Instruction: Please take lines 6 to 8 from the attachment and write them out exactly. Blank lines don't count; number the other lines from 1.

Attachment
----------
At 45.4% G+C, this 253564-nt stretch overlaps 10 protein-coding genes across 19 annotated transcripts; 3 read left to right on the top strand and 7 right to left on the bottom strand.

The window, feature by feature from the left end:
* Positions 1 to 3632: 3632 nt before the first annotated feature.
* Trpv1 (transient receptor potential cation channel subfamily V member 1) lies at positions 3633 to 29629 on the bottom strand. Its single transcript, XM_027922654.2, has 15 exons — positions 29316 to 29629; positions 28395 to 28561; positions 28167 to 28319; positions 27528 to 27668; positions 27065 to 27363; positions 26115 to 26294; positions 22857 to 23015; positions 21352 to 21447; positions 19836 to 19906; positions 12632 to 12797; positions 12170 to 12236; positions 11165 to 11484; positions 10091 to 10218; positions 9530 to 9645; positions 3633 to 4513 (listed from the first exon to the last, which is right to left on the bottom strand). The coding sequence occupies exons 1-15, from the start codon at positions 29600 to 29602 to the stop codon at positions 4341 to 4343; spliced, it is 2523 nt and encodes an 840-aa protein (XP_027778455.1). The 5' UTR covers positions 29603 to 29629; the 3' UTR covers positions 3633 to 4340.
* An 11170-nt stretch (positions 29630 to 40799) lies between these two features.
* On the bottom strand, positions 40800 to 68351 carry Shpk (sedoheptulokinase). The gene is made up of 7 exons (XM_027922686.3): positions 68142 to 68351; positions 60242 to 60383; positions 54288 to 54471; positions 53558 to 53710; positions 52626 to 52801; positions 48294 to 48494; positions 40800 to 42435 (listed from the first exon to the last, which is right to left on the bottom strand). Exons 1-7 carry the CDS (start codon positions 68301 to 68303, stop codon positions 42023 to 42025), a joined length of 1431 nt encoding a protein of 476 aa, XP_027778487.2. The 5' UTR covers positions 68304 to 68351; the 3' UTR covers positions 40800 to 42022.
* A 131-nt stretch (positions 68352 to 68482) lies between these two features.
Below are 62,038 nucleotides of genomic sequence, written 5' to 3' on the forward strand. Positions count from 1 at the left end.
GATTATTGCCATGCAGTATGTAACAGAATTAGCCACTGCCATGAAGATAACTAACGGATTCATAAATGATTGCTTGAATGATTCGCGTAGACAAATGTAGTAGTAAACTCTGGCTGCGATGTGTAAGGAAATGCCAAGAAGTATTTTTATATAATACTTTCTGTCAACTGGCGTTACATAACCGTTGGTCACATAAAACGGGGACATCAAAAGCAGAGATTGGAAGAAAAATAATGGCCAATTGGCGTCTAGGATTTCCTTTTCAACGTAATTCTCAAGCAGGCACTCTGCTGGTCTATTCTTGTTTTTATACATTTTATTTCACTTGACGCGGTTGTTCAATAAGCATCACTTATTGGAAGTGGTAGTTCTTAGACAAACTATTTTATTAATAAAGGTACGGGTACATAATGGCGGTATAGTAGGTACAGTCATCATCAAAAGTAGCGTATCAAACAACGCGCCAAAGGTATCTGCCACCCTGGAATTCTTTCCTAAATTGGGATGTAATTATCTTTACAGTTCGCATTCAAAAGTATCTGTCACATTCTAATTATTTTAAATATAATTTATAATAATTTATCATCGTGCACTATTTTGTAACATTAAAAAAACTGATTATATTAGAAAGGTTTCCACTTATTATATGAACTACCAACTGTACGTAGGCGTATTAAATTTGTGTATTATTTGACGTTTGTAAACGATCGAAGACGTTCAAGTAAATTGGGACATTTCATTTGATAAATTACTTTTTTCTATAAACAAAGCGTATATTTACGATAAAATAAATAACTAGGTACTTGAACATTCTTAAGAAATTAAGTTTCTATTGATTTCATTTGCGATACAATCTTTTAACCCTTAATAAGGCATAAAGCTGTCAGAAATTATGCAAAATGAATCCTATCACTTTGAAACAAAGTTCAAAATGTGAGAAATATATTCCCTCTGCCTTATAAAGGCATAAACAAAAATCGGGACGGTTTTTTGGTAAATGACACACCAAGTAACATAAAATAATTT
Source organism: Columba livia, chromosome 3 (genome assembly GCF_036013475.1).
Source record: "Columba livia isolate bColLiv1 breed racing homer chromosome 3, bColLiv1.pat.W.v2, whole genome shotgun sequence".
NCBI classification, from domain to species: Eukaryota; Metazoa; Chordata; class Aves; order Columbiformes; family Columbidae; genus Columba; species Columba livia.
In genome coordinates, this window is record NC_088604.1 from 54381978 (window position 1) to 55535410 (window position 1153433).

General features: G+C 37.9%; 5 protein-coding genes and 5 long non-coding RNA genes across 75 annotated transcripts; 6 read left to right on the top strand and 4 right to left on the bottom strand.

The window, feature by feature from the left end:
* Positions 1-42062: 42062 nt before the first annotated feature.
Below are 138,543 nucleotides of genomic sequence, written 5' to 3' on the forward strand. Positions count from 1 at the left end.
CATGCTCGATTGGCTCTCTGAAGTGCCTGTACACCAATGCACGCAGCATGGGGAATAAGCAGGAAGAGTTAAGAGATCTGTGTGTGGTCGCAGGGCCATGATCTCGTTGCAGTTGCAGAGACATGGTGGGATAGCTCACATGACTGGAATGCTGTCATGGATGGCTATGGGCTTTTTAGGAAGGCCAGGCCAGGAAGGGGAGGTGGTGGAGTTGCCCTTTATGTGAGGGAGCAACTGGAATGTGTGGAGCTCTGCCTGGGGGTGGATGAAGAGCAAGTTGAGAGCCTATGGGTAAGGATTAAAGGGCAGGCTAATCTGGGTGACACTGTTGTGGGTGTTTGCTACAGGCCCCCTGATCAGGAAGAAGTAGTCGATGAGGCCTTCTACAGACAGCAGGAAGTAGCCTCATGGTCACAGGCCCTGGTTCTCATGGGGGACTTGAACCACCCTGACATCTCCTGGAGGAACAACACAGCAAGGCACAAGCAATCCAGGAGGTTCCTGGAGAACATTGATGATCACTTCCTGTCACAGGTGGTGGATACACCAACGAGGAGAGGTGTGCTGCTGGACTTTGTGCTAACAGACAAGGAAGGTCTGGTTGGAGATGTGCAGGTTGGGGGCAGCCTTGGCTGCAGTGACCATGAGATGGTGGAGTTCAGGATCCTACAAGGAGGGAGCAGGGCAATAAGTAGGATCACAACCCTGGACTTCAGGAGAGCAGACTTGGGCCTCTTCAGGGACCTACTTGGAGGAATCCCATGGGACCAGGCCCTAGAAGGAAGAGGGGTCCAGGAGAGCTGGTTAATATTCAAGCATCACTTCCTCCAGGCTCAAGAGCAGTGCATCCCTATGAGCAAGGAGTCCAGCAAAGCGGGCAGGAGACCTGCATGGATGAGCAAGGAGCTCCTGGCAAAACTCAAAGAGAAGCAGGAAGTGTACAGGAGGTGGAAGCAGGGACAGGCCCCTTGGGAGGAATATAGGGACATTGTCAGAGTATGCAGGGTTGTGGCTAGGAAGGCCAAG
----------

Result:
* On the bottom strand, positions 40800 to 68351 carry Shpk (sedoheptulokinase). The gene is made up of 7 exons (XM_027922686.3): positions 68142 to 68351; positions 60242 to 60383; positions 54288 to 54471; positions 53558 to 53710; positions 52626 to 52801; positions 48294 to 48494; positions 40800 to 42435 (listed from the first exon to the last, which is right to left on the bottom strand). Exons 1-7 carry the CDS (start codon positions 68301 to 68303, stop codon positions 42023 to 42025), a joined length of 1431 nt encoding a protein of 476 aa, XP_027778487.2. The 5' UTR covers positions 68304 to 68351; the 3' UTR covers positions 40800 to 42022.
* A 131-nt stretch (positions 68352 to 68482) lies between these two features.
Below are 62,038 nucleotides of genomic sequence, written 5' to 3' on the forward strand. Positions count from 1 at the left end.